Home Posts Danish Siddiqui, A Reuters Photographer, Was Killed In A Clash Between Afghan And Taliban Forces.
Danish Siddiqui, A Reuters Photographer, Was Killed In A Clash Between Afghan And Taliban Forces.
Photography

Danish Siddiqui, A Reuters Photographer, Was Killed In A Clash Between Afghan And Taliban Forces.


A Pulitzer Prize-winning photographer for the news agency Reuters was killed in an encounter between Afghan forces and the Taliban on Friday.

Danish Siddiqui, an Indian national embedded with the country's special forces in Kandahar, was killed while reporting on fighting between Afghan commandos and Taliban fighters, according to Reuters.

Danish Siddiqui covered war zones and crises from Iraq to Hong Kong to Nepal before being killed on Friday while covering Afghan-Taliban clashes near the Pakistan border. Here is some of his best work from the past decade: https://t.co/HnoHFKTyFS pic.twitter.com/Asz4vVFMnh — Reuters Pictures (@reuterspictures) July 16, 2021

An Afghan commander told Reuters that Siddiqui was killed by Taliban crossfire near the Pakistani border crossing as Afghan forces fought to retake the main market area of Spin Boldak. Siddiqui, who had been wounded in the arm by shrapnel earlier in the day, was talking to shopkeepers when the Taliban attacked again, killing him and a senior Afghan officer.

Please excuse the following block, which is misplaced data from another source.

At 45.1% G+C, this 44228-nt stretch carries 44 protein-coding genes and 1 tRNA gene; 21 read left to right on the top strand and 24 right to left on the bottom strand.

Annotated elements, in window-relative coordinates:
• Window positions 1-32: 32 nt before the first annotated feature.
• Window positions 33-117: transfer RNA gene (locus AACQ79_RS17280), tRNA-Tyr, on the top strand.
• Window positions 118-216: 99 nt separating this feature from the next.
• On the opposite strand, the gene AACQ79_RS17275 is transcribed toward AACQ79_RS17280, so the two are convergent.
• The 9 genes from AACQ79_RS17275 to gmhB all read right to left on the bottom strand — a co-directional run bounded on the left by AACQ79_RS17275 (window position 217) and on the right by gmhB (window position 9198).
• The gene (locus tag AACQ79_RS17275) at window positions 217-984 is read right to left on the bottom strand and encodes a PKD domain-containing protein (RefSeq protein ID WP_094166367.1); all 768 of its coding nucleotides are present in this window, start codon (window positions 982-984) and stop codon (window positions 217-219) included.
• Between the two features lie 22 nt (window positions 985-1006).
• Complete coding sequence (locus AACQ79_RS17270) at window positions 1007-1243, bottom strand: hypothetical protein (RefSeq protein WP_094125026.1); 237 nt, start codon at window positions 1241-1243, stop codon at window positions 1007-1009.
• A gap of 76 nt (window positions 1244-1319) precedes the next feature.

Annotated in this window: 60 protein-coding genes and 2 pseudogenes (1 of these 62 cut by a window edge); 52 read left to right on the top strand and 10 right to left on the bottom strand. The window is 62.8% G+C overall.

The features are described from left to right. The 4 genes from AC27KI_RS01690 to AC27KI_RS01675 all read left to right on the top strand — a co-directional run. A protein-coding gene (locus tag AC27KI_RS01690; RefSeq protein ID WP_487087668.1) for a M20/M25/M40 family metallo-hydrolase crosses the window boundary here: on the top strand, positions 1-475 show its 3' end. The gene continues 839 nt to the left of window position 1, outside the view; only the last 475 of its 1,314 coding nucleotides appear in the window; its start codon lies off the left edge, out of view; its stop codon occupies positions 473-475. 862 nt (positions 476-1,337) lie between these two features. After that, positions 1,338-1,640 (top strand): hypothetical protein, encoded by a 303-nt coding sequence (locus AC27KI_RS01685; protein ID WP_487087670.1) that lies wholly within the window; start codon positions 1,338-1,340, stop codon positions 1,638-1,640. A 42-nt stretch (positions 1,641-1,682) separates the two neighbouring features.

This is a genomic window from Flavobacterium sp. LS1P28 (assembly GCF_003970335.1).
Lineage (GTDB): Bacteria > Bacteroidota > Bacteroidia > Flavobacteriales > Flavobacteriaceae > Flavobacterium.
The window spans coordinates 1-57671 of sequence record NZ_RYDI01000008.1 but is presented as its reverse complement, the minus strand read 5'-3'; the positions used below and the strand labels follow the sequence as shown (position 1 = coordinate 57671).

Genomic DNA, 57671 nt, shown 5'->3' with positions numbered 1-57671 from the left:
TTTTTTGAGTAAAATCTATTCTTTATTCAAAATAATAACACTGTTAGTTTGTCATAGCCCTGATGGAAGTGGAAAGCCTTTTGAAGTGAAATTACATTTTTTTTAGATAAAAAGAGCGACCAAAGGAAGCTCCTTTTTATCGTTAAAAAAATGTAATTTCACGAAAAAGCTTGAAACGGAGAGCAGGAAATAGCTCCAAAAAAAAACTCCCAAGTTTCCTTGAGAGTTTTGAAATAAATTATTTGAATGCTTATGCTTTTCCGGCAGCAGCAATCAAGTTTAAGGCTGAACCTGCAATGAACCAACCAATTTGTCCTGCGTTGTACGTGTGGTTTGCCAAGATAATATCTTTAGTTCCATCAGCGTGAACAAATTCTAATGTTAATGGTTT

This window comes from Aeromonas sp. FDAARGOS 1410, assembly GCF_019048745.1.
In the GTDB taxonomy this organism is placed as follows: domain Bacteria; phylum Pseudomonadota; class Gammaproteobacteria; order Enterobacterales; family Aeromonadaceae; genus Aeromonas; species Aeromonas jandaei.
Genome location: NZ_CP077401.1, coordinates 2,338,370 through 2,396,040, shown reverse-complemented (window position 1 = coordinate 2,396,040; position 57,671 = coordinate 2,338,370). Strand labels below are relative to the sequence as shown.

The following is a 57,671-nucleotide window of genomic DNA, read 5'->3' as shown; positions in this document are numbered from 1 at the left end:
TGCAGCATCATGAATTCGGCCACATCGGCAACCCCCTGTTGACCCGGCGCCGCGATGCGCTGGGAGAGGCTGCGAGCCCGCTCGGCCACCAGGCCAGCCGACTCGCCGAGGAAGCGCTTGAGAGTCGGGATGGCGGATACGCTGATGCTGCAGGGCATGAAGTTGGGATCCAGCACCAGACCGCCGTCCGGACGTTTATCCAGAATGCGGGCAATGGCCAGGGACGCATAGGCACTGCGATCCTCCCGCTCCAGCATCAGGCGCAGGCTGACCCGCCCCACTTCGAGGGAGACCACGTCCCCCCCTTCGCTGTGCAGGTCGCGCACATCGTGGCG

In a statement, Reuters President Michael Friedenberg and Editor-in-Chief Alessandra Galloni said they are still looking for answers about their colleague's death.

“Danish was an outstanding journalist, a devoted husband and father, and a much-loved colleague,” said the statement, adding that “our thoughts are with his family at this difficult time.”

Siddiqui has covered crises in Iraq, Nepal, and Hong Kong, and in 2018, he was part of the Reuters photography team that won the Pulitzer Prize for Feature Photography for their coverage of the Rohingya refugee crisis.

According to a United Nations report released this year, more than 60 journalists were killed in Afghanistan between 2018 and 2021.

Despite the growing presence of Taliban forces retaking parts of Afghanistan, US troops are expected to leave the country by the end of next month, ending a 20-year conflict.

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